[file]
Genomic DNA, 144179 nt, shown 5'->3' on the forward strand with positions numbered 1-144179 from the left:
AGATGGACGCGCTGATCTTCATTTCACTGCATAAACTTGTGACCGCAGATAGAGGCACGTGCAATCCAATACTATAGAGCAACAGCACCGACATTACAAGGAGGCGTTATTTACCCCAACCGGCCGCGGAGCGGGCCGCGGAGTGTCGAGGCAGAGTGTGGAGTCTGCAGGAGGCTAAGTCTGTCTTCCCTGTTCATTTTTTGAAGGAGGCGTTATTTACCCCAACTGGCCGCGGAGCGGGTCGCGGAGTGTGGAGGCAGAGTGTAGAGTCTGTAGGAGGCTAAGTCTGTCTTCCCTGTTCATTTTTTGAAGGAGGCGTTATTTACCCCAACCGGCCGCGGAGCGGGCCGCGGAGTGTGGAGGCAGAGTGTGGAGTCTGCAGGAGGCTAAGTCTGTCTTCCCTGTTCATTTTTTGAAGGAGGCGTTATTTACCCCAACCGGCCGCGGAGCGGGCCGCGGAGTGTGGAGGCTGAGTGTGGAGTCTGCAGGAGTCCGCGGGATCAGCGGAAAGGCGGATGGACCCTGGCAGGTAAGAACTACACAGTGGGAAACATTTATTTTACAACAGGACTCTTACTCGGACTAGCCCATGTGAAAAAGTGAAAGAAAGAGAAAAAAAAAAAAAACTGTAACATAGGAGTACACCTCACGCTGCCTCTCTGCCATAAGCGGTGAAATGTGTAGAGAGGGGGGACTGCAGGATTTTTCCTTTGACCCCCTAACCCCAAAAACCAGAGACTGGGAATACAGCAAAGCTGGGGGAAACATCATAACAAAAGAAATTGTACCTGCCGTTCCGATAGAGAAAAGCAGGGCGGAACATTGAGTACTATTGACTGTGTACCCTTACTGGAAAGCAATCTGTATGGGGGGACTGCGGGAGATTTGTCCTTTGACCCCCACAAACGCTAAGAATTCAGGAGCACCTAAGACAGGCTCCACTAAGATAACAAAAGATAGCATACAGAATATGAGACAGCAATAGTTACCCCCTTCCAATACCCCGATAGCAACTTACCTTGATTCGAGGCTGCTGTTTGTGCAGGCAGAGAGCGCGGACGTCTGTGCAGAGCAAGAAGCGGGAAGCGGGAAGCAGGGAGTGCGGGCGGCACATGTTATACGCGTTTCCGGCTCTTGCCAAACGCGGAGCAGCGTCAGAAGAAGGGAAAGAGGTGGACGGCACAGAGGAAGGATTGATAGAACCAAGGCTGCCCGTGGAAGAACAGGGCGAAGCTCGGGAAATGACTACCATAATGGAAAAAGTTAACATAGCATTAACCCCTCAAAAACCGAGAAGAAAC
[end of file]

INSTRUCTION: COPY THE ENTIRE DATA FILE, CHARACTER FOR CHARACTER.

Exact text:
Genomic DNA, 144179 nt, shown 5'->3' on the forward strand with positions numbered 1-144179 from the left:
AGATGGACGCGCTGATCTTCATTTCACTGCATAAACTTGTGACCGCAGATAGAGGCACGTGCAATCCAATACTATAGAGCAACAGCACCGACATTACAAGGAGGCGTTATTTACCCCAACCGGCCGCGGAGCGGGCCGCGGAGTGTCGAGGCAGAGTGTGGAGTCTGCAGGAGGCTAAGTCTGTCTTCCCTGTTCATTTTTTGAAGGAGGCGTTATTTACCCCAACTGGCCGCGGAGCGGGTCGCGGAGTGTGGAGGCAGAGTGTAGAGTCTGTAGGAGGCTAAGTCTGTCTTCCCTGTTCATTTTTTGAAGGAGGCGTTATTTACCCCAACCGGCCGCGGAGCGGGCCGCGGAGTGTGGAGGCAGAGTGTGGAGTCTGCAGGAGGCTAAGTCTGTCTTCCCTGTTCATTTTTTGAAGGAGGCGTTATTTACCCCAACCGGCCGCGGAGCGGGCCGCGGAGTGTGGAGGCTGAGTGTGGAGTCTGCAGGAGTCCGCGGGATCAGCGGAAAGGCGGATGGACCCTGGCAGGTAAGAACTACACAGTGGGAAACATTTATTTTACAACAGGACTCTTACTCGGACTAGCCCATGTGAAAAAGTGAAAGAAAGAGAAAAAAAAAAAAAACTGTAACATAGGAGTACACCTCACGCTGCCTCTCTGCCATAAGCGGTGAAATGTGTAGAGAGGGGGGACTGCAGGATTTTTCCTTTGACCCCCTAACCCCAAAAACCAGAGACTGGGAATACAGCAAAGCTGGGGGAAACATCATAACAAAAGAAATTGTACCTGCCGTTCCGATAGAGAAAAGCAGGGCGGAACATTGAGTACTATTGACTGTGTACCCTTACTGGAAAGCAATCTGTATGGGGGGACTGCGGGAGATTTGTCCTTTGACCCCCACAAACGCTAAGAATTCAGGAGCACCTAAGACAGGCTCCACTAAGATAACAAAAGATAGCATACAGAATATGAGACAGCAATAGTTACCCCCTTCCAATACCCCGATAGCAACTTACCTTGATTCGAGGCTGCTGTTTGTGCAGGCAGAGAGCGCGGACGTCTGTGCAGAGCAAGAAGCGGGAAGCGGGAAGCAGGGAGTGCGGGCGGCACATGTTATACGCGTTTCCGGCTCTTGCCAAACGCGGAGCAGCGTCAGAAGAAGGGAAAGAGGTGGACGGCACAGAGGAAGGATTGATAGAACCAAGGCTGCCCGTGGAAGAACAGGGCGAAGCTCGGGAAATGACTACCATAATGGAAAAAGTTAACATAGCATTAACCCCTCAAAAACCGAGAAGAAAC